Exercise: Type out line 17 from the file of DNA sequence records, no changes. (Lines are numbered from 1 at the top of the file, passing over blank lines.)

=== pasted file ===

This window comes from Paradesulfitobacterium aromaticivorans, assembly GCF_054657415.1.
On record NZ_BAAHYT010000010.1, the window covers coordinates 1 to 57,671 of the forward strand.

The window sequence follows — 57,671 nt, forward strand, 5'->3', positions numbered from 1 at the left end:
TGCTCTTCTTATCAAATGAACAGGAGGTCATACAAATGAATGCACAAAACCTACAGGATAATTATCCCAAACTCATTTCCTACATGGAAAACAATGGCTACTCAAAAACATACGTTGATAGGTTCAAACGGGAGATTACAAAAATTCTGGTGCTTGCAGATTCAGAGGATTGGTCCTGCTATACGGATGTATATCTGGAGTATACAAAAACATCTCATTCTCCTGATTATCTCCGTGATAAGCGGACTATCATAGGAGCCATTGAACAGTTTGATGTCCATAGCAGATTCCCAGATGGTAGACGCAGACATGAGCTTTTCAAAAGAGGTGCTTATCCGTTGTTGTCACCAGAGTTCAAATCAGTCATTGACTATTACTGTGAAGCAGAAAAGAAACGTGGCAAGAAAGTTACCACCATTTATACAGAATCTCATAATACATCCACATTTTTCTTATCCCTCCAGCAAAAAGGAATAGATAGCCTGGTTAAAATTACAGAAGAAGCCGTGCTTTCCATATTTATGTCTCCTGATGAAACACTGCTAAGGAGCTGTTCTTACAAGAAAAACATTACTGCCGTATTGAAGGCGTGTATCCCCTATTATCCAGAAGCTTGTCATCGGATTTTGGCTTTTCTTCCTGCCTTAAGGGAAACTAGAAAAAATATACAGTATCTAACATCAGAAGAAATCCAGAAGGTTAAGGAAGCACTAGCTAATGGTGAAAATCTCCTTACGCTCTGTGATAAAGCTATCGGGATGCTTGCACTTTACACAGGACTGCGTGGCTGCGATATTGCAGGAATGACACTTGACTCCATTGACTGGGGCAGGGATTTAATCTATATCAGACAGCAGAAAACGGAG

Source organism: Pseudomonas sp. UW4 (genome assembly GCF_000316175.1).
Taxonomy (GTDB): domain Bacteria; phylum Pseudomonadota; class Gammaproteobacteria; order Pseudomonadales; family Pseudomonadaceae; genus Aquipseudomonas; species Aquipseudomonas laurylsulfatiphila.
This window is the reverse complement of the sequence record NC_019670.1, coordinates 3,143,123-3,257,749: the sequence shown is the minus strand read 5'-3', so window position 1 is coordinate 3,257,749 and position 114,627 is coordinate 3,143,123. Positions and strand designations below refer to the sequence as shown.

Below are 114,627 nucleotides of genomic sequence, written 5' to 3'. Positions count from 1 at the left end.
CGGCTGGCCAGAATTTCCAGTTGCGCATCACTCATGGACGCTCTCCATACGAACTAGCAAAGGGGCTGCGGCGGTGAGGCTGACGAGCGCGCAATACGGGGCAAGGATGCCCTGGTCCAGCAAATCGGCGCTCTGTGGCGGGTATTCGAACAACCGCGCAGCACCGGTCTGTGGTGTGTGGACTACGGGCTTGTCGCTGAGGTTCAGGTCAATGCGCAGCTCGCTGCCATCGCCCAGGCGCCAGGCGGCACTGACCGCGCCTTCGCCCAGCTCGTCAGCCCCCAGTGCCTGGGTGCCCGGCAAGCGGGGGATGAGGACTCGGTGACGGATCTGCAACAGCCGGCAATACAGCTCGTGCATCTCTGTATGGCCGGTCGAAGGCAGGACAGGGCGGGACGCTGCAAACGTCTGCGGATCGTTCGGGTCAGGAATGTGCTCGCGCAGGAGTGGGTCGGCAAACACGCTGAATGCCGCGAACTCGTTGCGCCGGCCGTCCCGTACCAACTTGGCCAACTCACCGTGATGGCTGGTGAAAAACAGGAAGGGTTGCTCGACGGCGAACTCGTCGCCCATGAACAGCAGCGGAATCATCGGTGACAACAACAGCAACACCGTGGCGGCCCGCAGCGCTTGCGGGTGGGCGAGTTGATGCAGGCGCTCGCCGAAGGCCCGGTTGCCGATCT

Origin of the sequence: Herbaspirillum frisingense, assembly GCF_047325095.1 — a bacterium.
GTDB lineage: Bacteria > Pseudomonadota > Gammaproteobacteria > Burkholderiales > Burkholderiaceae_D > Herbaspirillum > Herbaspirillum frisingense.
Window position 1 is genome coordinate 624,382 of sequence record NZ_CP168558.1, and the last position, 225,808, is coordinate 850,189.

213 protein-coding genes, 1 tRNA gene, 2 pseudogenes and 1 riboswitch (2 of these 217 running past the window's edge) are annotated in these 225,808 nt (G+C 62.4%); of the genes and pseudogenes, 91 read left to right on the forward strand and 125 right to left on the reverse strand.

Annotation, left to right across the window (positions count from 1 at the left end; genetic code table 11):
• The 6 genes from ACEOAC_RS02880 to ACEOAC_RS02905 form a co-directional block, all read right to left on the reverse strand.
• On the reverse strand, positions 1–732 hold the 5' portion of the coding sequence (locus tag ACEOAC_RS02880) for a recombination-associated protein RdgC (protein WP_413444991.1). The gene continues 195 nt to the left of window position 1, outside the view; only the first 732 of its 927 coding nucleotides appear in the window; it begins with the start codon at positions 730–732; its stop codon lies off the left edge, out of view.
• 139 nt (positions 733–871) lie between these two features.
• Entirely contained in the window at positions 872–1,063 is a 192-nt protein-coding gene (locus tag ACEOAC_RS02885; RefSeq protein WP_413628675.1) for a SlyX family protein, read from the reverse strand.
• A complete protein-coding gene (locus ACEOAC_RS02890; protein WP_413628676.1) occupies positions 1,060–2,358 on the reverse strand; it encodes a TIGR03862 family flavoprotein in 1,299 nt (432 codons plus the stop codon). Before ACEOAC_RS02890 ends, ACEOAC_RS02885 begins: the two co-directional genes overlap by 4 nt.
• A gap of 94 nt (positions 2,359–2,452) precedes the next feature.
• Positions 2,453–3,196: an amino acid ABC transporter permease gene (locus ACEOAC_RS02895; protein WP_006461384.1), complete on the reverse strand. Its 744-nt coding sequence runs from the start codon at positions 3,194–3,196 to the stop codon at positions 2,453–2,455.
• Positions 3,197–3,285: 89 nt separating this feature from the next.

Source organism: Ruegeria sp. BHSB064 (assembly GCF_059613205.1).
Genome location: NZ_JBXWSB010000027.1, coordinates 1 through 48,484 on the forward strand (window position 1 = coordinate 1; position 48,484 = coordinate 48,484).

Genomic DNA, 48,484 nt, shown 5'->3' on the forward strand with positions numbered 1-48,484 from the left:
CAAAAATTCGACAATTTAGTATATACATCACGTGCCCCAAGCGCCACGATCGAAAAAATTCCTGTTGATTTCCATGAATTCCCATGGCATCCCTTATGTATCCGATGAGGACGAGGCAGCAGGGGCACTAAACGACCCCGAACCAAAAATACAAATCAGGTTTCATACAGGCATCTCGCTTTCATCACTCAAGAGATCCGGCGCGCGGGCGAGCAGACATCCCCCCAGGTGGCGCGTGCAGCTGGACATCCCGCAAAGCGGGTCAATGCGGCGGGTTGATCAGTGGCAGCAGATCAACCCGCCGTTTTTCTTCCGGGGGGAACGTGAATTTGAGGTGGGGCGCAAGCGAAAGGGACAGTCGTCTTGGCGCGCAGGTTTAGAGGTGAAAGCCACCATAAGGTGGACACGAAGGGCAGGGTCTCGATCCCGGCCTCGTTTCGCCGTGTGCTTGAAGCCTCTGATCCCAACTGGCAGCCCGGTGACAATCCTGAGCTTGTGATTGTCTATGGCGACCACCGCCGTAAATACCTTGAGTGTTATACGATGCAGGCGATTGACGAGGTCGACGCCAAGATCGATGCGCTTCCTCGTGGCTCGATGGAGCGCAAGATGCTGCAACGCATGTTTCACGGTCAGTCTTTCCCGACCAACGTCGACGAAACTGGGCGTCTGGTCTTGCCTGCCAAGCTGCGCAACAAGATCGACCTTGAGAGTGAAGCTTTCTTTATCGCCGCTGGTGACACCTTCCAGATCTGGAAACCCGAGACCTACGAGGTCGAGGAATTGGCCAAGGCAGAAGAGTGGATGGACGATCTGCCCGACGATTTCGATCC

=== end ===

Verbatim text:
• 139 nt (positions 733–871) lie between these two features.